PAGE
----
To begin this process, you can fill out an initial application online, over the phone, or in person at your local Social Security Administration office.

Sometimes, if you are lucky, your application will be approved immediately.  More often, you will need to go through several rounds of appeals before you are approved.  Some applicants are never approved at all.

To have the best chance of being approved, you will want to hire an experienced Social Security Disability attorney to help you.  Our team can help you at any point in the application process, but, we recommend contacting us before you file, so that we can set you up for a smooth process from the start.

SSDI vs Supplemental Security Income

The Social Security Administration offers two programs for Americans with disabilities.  SSDI is for Americans who have contributed to Social Security over their lifetime and have a severe disability.

If you do not meet the SSDI work requirements, you may be able to apply for Supplemental Security Income (SSI), a program designed for citizens with disabilities who do not meet the minimum work requirement.  SSI is dependent on total household income and assets.  If your assets and income are below the SSI threshold, you may be eligible for SSI benefits.

If your SSDI payments are not sufficient to support you, you may be eligible to receive allowances through both SSDI and SSI.  This is known as receiving concurrent benefits.  Our team can help you decide which program to apply for and what benefits you may be eligible for.

SSDI And Healthcare

If you have a disability, you may also find yourself with recurring medical costs. For Americans in need of health care, Medicaid and Medicare are Oklahoma’s government-funded insurance programs.

Medicare is aligned with Social Security Disability Insurance. If you are eligible for SSDI, you will generally be eligible for Medicare as well. Unfortunately, Medicare requires a set waiting period before you are eligible.

The SSA will look through your records and decide on an Established Onset Date (EOD), that is, the point at which your disability began affecting you. Five months after your EOD is the date of entitlement to benefits, that is, the point at which your payments should be begin.  You become eligible for Medicare two years after the date of entitlement.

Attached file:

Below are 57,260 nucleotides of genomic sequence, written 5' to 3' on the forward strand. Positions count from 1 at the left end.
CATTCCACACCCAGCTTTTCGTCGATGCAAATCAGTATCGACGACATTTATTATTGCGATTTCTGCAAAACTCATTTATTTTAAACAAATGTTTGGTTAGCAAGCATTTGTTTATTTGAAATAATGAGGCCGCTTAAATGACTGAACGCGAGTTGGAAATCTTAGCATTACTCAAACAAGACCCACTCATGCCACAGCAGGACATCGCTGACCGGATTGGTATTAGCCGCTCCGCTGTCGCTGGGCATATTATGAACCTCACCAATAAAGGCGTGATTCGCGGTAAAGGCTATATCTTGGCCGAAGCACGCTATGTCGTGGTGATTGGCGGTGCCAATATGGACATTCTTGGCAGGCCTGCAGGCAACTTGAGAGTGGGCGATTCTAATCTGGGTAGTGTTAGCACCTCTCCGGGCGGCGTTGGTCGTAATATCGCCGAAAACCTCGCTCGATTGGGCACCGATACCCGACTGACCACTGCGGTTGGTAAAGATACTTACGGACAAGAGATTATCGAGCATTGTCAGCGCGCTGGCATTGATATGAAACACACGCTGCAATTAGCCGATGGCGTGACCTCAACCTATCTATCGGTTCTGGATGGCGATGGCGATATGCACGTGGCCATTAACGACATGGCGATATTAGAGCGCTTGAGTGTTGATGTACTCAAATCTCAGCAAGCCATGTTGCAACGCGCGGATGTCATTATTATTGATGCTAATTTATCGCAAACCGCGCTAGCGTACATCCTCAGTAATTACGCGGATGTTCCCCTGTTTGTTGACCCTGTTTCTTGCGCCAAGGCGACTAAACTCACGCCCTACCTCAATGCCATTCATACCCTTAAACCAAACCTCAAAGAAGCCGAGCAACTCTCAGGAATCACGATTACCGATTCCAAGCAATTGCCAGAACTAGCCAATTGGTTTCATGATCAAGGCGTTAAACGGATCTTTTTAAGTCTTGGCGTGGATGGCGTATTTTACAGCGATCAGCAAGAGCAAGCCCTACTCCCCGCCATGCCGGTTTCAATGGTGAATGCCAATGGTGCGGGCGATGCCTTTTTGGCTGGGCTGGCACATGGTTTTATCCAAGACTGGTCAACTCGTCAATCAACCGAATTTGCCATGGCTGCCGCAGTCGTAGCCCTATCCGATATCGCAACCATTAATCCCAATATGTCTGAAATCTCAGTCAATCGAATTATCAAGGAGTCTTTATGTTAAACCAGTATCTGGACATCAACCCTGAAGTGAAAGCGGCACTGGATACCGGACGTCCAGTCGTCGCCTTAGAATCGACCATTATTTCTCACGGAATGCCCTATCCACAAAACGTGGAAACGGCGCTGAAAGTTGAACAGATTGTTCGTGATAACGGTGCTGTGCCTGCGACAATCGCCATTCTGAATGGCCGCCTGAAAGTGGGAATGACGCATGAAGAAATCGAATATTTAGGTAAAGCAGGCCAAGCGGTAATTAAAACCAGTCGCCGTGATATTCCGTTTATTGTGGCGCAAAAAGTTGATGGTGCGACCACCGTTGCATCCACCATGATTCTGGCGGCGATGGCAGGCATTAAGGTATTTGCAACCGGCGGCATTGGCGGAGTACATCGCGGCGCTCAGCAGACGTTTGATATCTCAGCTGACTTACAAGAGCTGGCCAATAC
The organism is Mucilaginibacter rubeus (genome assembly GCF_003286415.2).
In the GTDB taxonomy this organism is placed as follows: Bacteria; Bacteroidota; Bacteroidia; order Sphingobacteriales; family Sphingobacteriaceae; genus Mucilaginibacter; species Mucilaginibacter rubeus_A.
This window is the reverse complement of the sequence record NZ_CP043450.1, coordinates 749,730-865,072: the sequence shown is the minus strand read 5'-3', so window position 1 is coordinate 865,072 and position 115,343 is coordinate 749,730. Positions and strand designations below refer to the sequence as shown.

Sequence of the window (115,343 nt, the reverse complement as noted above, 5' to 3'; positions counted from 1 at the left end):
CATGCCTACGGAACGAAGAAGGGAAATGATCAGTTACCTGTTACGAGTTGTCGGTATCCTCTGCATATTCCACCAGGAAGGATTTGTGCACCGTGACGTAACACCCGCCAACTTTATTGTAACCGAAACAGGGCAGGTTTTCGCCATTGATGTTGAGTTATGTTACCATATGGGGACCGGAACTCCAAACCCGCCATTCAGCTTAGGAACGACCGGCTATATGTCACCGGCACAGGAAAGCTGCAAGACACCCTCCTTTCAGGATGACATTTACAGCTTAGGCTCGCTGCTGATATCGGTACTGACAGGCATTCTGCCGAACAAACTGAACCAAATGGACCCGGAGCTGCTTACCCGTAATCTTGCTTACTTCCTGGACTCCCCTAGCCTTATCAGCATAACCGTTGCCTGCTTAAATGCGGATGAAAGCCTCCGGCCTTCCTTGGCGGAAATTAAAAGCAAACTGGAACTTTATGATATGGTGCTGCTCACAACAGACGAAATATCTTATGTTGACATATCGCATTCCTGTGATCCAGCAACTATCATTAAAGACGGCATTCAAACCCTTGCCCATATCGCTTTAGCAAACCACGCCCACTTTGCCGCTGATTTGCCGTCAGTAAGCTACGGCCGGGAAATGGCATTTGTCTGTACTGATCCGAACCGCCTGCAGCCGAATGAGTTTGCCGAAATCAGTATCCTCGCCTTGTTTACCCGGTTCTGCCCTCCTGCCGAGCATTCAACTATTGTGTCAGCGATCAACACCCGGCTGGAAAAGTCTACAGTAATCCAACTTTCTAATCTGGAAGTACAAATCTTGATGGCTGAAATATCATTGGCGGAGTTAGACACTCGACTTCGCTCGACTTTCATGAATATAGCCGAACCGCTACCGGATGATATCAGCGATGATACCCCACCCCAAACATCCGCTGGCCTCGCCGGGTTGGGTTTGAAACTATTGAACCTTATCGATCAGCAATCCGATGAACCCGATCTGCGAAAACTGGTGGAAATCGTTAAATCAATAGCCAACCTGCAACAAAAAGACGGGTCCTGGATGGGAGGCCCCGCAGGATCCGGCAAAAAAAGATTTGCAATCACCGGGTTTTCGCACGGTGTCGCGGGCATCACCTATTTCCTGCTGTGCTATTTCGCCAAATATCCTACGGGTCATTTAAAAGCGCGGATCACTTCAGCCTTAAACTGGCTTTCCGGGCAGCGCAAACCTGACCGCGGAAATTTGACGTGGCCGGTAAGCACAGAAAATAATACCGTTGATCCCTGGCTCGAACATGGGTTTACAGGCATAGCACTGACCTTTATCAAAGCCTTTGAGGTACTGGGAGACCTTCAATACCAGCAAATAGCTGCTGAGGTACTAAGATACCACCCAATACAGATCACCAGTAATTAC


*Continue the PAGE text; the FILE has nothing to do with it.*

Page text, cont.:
Medicaid in Oklahoma is called Soonercare. If you have a low yearly income and are eligible for SSI, you may be eligible for coverage under Soonercare.

How an Attorney Can Help

Applying for SSDI coverage can be a long and difficult process.  Hiring an experienced Social Security Disability lawyer can help you reduce your waiting period and submit a strong claim.  Our team is ready to help you gather evidence and line up your case before you submit your claim, so you can minimize waiting periods and delays.

You may need to communicate with doctors, human resources, employers, and the Internal Revenue Service.  An attorney can get in touch with them and organize all of your documents before you submit your application.  The more comprehensive your initial application is, the simpler the entire process will be.

Because the standards for SSDI coverage are so high, you may have to go through a long legal process before you are approved.  Our team can make sure your case is up to date and work with you to make the best decision for your situation.

You may have to go to a Social Security Disability hearing and present your case to a judge.  It is crucial that you have legal representation for any hearings.  Your lawyer can present your case, cross-examine expert witnesses and help you demonstrate your financial need.

Unlike many other firms in Oklahoma, we are willing to help you with federal and administrative appeals. We know that an appeal is time-sensitive and calls for an attorney familiar with your case.  If you decide to appeal the SSA’s decision, we’re prepared to help.

Contact the Social Security Law Center Today

You shouldn’t have to worry about bureaucracy and paperwork when you’re suffering from a debilitating health condition.  Our firm can make applying for SSDI benefits as simple as possible so you can focus on your recovery and on spending time with your loved ones during this stressful period.

Our offices in Tulsa, Oklahoma City, and Bartlesville are ready to help you at any point in your application process. Call us today or reach out to us online to schedule your free consultation.

Contact Social Security Law Center Now